Seattle Times / by Jim Brunner, Seattle Times staff reporter
Seattle City Attorney Mark Sidran said yesterday his office would move to dismiss charges in 77 of 100 remaining cases from arrests made during last November's World Trade Organization anniversary protests.
Sidran said his office had reviewed the cases, including videotapes of the Nov. 30 demonstrations, and found insufficient evidence to prove guilt beyond a reasonable doubt if they came to trial.
A total of 142 people were arrested that day after peaceful daytime celebrations turned to tense nighttime confrontations with police. Some people were briefly detained and released, but most were loaded on buses and taken to jail, where they were charged with failure to disperse or pedestrian interference.
Sidran's announcement came a day after it was reported that three local labor leaders had received preferential treatment - because of the intervention of Seattle Mayor Paul Schell - when they were swept up in the arrests.
Steve Williamson, executive secretary of the King County Labor Council; Jonathan Rosenblum, director of Seattle Union Now; and Robby Stern, executive assistant to the president of the Washington State Labor Council, were among those arrested and taken to jail. But the three were quickly released and never charged.
Bob Hood, chief of the criminal division for the City Attorney's Office, said the timing of the decision to dismiss 77 cases was coincidental and had nothing to do with the accusations of preferential treatment.
Attorneys for some protesters arrested say charges against their clients ought to be dropped because they did not behave substantially differently than the labor officials during the protests.
"The only reason they (Williamson, Stern and Rosenblum) were released was because of who they were, and that's totally offensive," said attorney William Broberg.
Broberg filed a motion this week alleging selective prosecution and enforcement of the law in the case of Vanessa Lee, a tenant organizer charged with failure to disperse. Lee's case was not among those to be dismissed.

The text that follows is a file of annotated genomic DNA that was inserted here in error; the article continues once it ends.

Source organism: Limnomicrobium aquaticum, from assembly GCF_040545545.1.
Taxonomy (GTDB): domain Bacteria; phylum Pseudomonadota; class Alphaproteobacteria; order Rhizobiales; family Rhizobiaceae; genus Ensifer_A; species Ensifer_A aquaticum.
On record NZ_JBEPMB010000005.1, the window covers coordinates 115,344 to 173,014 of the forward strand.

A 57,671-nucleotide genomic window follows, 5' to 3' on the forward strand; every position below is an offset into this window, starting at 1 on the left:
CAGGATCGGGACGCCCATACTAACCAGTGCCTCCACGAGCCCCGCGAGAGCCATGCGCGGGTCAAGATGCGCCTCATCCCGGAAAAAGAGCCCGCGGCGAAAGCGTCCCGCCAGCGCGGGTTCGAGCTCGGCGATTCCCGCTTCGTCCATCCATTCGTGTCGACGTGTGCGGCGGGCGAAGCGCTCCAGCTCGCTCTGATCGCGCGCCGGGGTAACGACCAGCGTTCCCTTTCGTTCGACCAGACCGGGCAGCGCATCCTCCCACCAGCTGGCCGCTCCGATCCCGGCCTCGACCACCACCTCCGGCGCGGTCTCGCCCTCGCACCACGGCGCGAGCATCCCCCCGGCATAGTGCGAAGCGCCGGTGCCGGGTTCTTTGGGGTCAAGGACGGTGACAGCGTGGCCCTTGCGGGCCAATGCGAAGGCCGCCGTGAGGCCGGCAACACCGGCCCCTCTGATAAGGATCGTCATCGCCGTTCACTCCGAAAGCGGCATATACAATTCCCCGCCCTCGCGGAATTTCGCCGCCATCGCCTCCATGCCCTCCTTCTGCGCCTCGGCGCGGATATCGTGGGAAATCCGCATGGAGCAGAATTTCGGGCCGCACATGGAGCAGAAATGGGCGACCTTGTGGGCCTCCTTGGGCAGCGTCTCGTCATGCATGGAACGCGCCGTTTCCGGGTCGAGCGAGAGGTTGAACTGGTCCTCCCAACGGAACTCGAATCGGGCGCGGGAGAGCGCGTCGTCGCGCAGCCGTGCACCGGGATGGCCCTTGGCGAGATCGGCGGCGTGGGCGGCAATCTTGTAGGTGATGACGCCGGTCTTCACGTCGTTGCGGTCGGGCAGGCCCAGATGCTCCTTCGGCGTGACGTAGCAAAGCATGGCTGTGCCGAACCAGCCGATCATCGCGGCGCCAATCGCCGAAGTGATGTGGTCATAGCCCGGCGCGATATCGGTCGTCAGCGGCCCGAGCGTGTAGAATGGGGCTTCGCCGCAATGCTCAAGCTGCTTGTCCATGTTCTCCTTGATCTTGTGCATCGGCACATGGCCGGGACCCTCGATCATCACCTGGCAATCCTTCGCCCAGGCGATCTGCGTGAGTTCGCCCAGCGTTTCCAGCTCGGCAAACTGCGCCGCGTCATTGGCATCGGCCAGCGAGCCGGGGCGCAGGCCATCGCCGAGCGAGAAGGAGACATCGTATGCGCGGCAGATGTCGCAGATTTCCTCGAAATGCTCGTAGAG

Police Chief Gil Kerlikowske said decisions about whom to arrest were made by police commanders without interference from the mayor's office. While Schell's office did notify police that the labor officials had been asked to try to act as peacekeepers, Kerlikowske said he was never instructed to offer them special treatment.
"I never would have taken this job if I thought the mayor would interfere with police decisions," Kerlikowske said.
Schell has not been available for comment.
King County Jail officials referred questions to Elaine Kraft, a spokeswoman for County Executive Ron Sims. Kraft said jail guards released the labor leaders and some others, including reporters, quickly because they were told by police that "these individuals were not to be booked."
Once they were at the jail, Williamson, Stern and Rosenblum were quickly processed and released, while some of those arrested were detained for more than 24 hours, said Lisa Daugaard, an attorney who represents some of the protesters.
Daugaard called Lee's case a perfect example of selective prosecution, noting that Lee sat next to Rosenblum as they were arrested. While she sat quietly, he shouted on a bullhorn, Daugaard said.
However, John Straight, a professor of legal ethics and criminal law at Seattle University, said allegations of selective prosecution are notoriously difficult to prove. Prosecutors have wide discretion on whom to charge, Straight said. To prove selective prosecution, a lawyer must show a prosecutor intended to discriminate because of political beliefs, race or other factors.
"Absent an extremely candid and stupid prosecutor admitting it in open court, it's nearly impossible to show," Straight said. He said that police have less leeway, however, so lawyers may be able to prove their related claim of "selective enforcement."
Williamson said he and other labor leaders had been asked by Schell's office to help maintain order during the WTO anniversary. They were trying to negotiate with police to allow protesters to walk to the Labor Temple on First Avenue and Broad Street when they were arrested, he said.
After the protests, Sidran's office received 117 misdemeanor cases for prosecution. Of those, 17 have been resolved through guilty pleas, diversion or no charges being filed. Of the remaining 100, only 23 now remain.
Sidran said that police were justified in arresting the protesters, based on probable cause.